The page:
Hmm, on second thought maybe a common logistic prior with unknown location and scale wouldn’t be the worst idea… I still expect the unidentified experiments would wind up being difficult to sample, but I’ll give it a shot…

I recommend changing the structure of your model entirely. The main feature of your model is that the decay rate varies in time, going from say zero at time t=0 to some constant asymptotically for large t. Some situations may involve a rapid transition almost immediately, others may involve staying near zero for a while until later when the transition occurs.

Define an ODE for rate(t) that captures these features, make it a simple enough ODE that you can get a closed form solution perhaps. Then use maxima or Wolfram Alpha or the like to get a function that has these features in terms of 2 to 4 parameters, and then use the closed form solution with its parameters to reformulate your model.

So the common hierarchical prior across experiments actually worked very well! No treedepth issues and good effective sample sizes for almost everything. I had tried a version of it previously that wasn’t successful, but I think working with the unconstrained parameters rather than α itself helped quite a bit. Thanks for the suggestion, Bob.

Daniel, I’m interested in exploring the dynamic modeling approach at some point, but first trying to work within a set of models that are similar to what already exists in this sort of literature. The tailing phenomenon is likely to require multiple population compartments, in which case the simplest model would be equivalent to what I’ve already shown, which is a solution to the set of equations

δYfast/δt = -Kfast
δYslow/δt = -Kslow
Y = Yfast + Yslow

Examples of other models that can explain the same phenomenon can be found here and here, but are not identifiable without additional types of biochemical data.

The lag phases have been modeled in more detail in some very interesting recent work as a function of available nutrients for the bacterial population, though the authors still wind up using a piecewise specification.

Two sub-populations of bacteria with different rates is definitely a possibility. Consider the continuous version of this model though, let

P(K) be a probability density on K.

Let Y(K,t) be the total population of bacteria. Where Y(K,0) = Y0 * P(K) and Y0 is the initial total population of bacteria.

Then in a small time unit the population with decay rate K changes like

Y(K,t+dt) - Y(K,t) = -K Y(K,t) dt

And Ytot(t) = integrate(Y(K,t),dK)

For each K the solution for the differential equation is simply Y(K,t) = Y(K,0) * exp(-Kt)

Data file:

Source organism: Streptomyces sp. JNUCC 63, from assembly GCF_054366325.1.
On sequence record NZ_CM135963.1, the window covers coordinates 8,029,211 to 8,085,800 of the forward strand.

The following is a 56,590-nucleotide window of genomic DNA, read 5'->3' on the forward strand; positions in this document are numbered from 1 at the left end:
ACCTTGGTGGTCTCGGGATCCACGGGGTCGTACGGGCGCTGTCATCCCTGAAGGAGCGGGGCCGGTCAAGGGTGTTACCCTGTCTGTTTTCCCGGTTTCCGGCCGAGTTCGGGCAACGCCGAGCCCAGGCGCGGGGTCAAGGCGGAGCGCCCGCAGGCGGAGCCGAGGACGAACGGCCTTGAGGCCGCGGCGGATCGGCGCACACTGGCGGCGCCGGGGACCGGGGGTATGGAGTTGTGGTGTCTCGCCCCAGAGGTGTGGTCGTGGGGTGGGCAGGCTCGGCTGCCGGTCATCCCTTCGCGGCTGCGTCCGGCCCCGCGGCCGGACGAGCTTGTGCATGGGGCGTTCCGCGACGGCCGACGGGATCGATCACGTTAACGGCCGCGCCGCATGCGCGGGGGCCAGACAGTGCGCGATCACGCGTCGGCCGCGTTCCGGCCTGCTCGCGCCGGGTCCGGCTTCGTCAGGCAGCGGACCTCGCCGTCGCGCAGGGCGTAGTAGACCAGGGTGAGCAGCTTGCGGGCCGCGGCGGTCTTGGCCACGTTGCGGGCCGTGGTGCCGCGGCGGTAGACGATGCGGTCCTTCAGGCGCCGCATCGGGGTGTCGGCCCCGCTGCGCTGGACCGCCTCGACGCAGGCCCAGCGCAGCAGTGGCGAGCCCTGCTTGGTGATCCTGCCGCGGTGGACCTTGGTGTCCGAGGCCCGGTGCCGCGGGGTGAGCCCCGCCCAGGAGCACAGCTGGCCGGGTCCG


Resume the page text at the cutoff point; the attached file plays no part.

so Ytot(t) = integrate(Y(K,0)exp(-Kt),dK) = integrate(Ytotal_initP(K)*exp(-Kt),dK)

if the initial distribution for K is sufficiently nice, you can potentially do this integral using Maxima/Wolfram Alpha etc and get yourself a nice simple curve in terms of some parameters that describe the initial distribution of K values. For example, using a gamma distribution for K and doing the calculation in maxima:

``````integrate(Y0tot*1/gamma(n)/theta^n * K^(n-1)*exp(-K/theta)*exp(-K*t),K,0,inf);
Is n positive, negative or zero?

pos;
Is theta (t theta + 1) positive, negative or zero?

pos;
Is n an integer?

no;
Y0tot
(%o9)                         -------------------
1       n      n
(----- + t)  theta
theta
(%i10)

``````

Took me a while to get it, but that’s an interesting model, for sure. My current model is the same, except P(K) is a mixture distribution with two components, each with mean and variance conditional on temperature. It would be interesting to examine the performance of non-mixture distributions for P(K) and what might be inferred about the effect of exogenous variables in those formulations.

Edit: I guess the current model for K at the cell count level is actually a mixture of two delta functions…

What about lag phases? Would that imply some sort of sigmoid function of time on the distribution of decay rates? (I guess another possibility could be Weibull distributed survival times, but I’m not crazy about the Weibull distribution because its rate parameter can’t be interpreted independently from the shape parameter)

Yes, whereas my suggested model is a continuous mixture of various K values.

Yes, that was what I originally was thinking of, an ODE that describes K as a function of time probably tracking a sigmoid type curve. I doubt very much you’ll get a nice closed form model with both this sigmoid K(t) and a continuous mixture of K values…so I think the question is which is more important, the heterogeneity of the population, or the time-varying rate of decay? Or if you really want, you can go large and start using Stan’s ODE routines… don’t jump right there though, start small and work your way up.